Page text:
From a deterministic point of view, several studies point to a trend in increased socioeconomic status, predicting declining age at menarche.19–22 Adair showed evidence from the Philippines which suggests that earlier menarche could be characteristic of girls who live in urban, higher socioeconomic status households, as indicated by higher maternal education, better housing quality and household asset ownership.19 Separate studies in Colombia, Mexico, Egypt, India, Peru and Vietnam confirmed that urban girls had younger ages at menarche.20–23 In addition, in Colombia, maternal education and family wealth negatively predicted menarcheal age.20 The same applies to a study in Turkey where the number of siblings is also positively associated with age at menarche,24 possibly due to competing needs within the household food resources. Yet, none of these studies have looked systematically across time and across countries to see if there is a consistent pattern, and important social factors are often relegated to mere control variables. From a macroperspective, a recent study on sub-Saharan countries using Demographic and Health Surveys (DHS) data showed that food intake and living in urban areas are linked to lower age at menarche.18 25

The aim of this study was to investigate the timing and individual-level socioeconomic determinants affecting age at menarche in LMICs. This study’s ultimate objectives are to map the extent of the evidence and gaps in knowledge with data and literature to investigate patterns of menarche timing across time and countries. In addition, this study’s objective was to give a greater focus to socioeconomic backgrounds—wealth, education, residence—and broader socioeconomic and ecological drivers, not just individual-level diet and genetics as in most of the literature. Given the increasing attention on adolescent health and the life-course approach to health later in life, there is a need to gather more evidence from LMICs for future researchers to explore.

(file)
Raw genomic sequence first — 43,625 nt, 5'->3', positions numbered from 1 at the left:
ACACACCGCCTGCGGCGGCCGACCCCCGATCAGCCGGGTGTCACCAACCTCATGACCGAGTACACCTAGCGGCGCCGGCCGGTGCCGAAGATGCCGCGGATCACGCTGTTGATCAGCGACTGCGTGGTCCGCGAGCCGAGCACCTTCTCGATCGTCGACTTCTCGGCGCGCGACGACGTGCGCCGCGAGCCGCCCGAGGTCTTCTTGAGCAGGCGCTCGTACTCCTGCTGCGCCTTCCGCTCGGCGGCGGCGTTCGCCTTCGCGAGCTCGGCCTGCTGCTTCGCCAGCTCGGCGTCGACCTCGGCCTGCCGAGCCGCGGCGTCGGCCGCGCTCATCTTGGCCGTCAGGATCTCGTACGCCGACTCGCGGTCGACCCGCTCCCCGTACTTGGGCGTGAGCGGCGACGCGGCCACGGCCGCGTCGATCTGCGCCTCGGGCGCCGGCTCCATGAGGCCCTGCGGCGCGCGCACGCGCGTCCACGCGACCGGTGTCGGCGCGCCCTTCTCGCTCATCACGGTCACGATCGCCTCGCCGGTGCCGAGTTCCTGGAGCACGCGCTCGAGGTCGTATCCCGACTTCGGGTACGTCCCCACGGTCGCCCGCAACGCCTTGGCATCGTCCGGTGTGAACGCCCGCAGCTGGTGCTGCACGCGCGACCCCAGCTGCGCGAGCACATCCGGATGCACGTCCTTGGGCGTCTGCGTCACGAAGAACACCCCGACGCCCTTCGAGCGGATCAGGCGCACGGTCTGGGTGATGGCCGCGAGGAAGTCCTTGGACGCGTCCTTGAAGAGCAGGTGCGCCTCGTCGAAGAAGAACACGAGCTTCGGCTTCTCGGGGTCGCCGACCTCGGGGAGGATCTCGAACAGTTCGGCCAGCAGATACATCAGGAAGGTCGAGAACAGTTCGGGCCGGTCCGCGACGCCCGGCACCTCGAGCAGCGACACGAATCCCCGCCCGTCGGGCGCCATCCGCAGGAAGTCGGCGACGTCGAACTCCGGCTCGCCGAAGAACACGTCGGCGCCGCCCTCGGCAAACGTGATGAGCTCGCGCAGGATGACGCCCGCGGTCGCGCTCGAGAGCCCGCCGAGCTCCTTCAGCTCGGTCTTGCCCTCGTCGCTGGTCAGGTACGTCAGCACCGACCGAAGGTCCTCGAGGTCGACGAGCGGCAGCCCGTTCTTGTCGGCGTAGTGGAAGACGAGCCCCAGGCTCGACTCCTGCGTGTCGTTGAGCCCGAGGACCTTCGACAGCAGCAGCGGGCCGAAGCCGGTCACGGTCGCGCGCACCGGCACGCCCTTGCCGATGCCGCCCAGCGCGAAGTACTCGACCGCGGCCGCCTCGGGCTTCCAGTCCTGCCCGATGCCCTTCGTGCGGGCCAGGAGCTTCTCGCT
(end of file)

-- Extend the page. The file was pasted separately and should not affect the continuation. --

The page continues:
Evidence so far: systematic mapping of the evidence

We mapped the literature that has looked at the timing of menarche in LMICs since 1990. We first searched in August 2018 and again in April/May 2020. The aim of this exercise was to highlight the gaps in the data and research in the field.

We used Popline (seven hits), Medline Ovid (45 hits), Embase (60 hits), Scopus (298 hits), LILACS (196 hits), CINAHL Plus (13 hits), ADOLEC (121 hits), WHO Reproductive Health Library (10 hits) and Google Scholar (1137 hits). Search strategies were database-specific but included the following key terms and their synonyms: “Menarche” AND “Low income population” OR “Middle income population” OR Demographic and Health Surveys” (specific search terms are included in the search strategy presented in the online appendix). We included all eligible items published from 1990 to 2020. We searched in English, French, Spanish and Portuguese. We also reviewed 14 systematic review papers that came up in our search for potentially relevant references that were not already included on our list, with 11 of these yielding a further 65 new studies. The results of the mapping reported in online supplemental appendix figure A1 show that from an initial selection of 1952 studies, only 577 included information on LMICs, and of these, only 10 had used DHS data despite the wealth of information available in these surveys.

Supplemental material